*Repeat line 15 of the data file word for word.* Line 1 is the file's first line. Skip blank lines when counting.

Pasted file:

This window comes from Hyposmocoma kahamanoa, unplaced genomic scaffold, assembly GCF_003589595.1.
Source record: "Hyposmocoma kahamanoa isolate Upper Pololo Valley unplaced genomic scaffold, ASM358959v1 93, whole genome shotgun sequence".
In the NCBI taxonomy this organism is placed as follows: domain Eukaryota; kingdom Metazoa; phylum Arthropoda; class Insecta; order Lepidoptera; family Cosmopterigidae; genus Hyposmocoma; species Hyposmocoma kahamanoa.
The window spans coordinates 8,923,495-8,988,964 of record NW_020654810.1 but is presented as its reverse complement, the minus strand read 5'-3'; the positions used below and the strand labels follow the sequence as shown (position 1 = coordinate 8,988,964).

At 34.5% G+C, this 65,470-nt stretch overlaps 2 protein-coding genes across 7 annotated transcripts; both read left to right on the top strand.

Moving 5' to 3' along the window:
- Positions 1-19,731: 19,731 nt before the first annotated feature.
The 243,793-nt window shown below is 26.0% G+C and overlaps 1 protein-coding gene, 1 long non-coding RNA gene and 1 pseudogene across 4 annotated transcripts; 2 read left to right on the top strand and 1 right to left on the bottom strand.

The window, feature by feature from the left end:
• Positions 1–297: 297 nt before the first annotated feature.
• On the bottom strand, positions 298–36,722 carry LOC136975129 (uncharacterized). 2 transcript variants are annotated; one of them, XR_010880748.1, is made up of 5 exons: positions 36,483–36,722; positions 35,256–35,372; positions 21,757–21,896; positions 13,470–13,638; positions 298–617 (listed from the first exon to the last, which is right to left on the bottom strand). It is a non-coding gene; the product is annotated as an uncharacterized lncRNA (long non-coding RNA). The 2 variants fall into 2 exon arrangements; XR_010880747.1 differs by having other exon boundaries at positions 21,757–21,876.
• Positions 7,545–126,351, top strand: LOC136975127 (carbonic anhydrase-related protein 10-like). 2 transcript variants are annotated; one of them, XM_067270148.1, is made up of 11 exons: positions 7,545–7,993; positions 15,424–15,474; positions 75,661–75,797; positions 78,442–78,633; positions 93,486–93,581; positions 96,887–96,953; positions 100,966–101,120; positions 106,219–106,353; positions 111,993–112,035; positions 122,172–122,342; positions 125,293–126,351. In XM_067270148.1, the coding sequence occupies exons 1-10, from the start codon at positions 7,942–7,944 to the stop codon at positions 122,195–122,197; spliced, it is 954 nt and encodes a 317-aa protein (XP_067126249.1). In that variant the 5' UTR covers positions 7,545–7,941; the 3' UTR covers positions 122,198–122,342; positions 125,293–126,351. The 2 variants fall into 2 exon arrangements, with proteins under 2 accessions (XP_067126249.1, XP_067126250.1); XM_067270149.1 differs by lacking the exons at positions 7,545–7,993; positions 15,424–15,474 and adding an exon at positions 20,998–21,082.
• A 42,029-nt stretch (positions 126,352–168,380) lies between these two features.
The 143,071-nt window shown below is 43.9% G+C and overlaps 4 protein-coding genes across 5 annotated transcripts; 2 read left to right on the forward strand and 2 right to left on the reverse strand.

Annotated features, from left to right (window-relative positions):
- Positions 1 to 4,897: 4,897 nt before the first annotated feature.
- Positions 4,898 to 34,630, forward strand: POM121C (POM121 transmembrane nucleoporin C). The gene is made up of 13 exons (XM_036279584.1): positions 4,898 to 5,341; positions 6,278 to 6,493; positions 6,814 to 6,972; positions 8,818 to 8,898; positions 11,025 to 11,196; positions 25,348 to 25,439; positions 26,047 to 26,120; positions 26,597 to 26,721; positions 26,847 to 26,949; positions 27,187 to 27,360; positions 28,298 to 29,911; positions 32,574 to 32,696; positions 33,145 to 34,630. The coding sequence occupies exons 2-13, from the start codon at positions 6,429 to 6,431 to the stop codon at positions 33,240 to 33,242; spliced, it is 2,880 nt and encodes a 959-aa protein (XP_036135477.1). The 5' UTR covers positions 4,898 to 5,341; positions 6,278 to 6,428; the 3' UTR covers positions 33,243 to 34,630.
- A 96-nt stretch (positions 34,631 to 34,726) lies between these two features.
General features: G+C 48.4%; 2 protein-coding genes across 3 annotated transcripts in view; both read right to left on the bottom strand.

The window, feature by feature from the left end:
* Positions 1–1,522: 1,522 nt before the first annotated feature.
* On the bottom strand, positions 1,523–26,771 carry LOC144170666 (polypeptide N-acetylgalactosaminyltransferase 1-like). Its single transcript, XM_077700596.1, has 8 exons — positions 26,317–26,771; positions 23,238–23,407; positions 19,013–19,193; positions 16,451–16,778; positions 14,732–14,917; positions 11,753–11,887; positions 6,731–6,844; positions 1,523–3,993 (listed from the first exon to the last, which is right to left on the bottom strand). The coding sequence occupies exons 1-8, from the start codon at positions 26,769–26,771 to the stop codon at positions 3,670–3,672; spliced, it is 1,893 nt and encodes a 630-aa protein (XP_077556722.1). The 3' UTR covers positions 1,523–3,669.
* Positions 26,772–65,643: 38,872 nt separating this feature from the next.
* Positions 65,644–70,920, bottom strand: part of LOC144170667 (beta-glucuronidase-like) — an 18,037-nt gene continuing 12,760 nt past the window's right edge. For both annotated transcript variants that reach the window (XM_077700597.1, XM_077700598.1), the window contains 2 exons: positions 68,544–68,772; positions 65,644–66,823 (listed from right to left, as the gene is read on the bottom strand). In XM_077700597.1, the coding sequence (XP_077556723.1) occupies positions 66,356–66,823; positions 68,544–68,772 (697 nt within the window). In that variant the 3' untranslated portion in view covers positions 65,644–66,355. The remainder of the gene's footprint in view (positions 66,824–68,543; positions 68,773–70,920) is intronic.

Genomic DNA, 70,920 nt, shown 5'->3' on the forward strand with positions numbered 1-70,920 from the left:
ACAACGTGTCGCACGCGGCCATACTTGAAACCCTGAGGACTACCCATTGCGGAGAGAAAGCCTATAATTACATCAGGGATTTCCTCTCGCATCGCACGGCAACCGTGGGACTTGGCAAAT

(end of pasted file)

Annotated features, from left to right (window-relative positions):